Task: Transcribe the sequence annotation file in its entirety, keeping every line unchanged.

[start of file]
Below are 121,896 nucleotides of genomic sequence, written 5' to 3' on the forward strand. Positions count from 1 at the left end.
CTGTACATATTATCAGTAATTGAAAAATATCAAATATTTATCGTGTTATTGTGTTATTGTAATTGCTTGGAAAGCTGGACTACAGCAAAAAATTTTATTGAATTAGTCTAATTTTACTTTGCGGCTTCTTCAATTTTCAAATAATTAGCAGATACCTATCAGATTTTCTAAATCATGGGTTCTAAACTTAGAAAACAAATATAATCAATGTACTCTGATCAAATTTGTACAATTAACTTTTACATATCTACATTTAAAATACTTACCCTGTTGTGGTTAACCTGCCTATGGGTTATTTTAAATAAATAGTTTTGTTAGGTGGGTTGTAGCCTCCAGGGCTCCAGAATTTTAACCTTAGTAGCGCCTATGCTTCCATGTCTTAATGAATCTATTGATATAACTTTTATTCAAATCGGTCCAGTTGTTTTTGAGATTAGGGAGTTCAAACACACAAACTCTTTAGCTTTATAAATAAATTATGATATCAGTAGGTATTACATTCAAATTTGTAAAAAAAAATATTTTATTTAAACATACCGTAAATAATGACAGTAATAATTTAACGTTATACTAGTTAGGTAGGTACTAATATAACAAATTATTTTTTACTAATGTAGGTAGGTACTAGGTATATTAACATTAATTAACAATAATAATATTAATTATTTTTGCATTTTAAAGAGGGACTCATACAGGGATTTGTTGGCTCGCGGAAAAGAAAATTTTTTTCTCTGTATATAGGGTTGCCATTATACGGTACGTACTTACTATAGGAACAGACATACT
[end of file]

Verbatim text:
Below are 121,896 nucleotides of genomic sequence, written 5' to 3' on the forward strand. Positions count from 1 at the left end.
CTGTACATATTATCAGTAATTGAAAAATATCAAATATTTATCGTGTTATTGTGTTATTGTAATTGCTTGGAAAGCTGGACTACAGCAAAAAATTTTATTGAATTAGTCTAATTTTACTTTGCGGCTTCTTCAATTTTCAAATAATTAGCAGATACCTATCAGATTTTCTAAATCATGGGTTCTAAACTTAGAAAACAAATATAATCAATGTACTCTGATCAAATTTGTACAATTAACTTTTACATATCTACATTTAAAATACTTACCCTGTTGTGGTTAACCTGCCTATGGGTTATTTTAAATAAATAGTTTTGTTAGGTGGGTTGTAGCCTCCAGGGCTCCAGAATTTTAACCTTAGTAGCGCCTATGCTTCCATGTCTTAATGAATCTATTGATATAACTTTTATTCAAATCGGTCCAGTTGTTTTTGAGATTAGGGAGTTCAAACACACAAACTCTTTAGCTTTATAAATAAATTATGATATCAGTAGGTATTACATTCAAATTTGTAAAAAAAAATATTTTATTTAAACATACCGTAAATAATGACAGTAATAATTTAACGTTATACTAGTTAGGTAGGTACTAATATAACAAATTATTTTTTACTAATGTAGGTAGGTACTAGGTATATTAACATTAATTAACAATAATAATATTAATTATTTTTGCATTTTAAAGAGGGACTCATACAGGGATTTGTTGGCTCGCGGAAAAGAAAATTTTTTTCTCTGTATATAGGGTTGCCATTATACGGTACGTACTTACTATAGGAACAGACATACT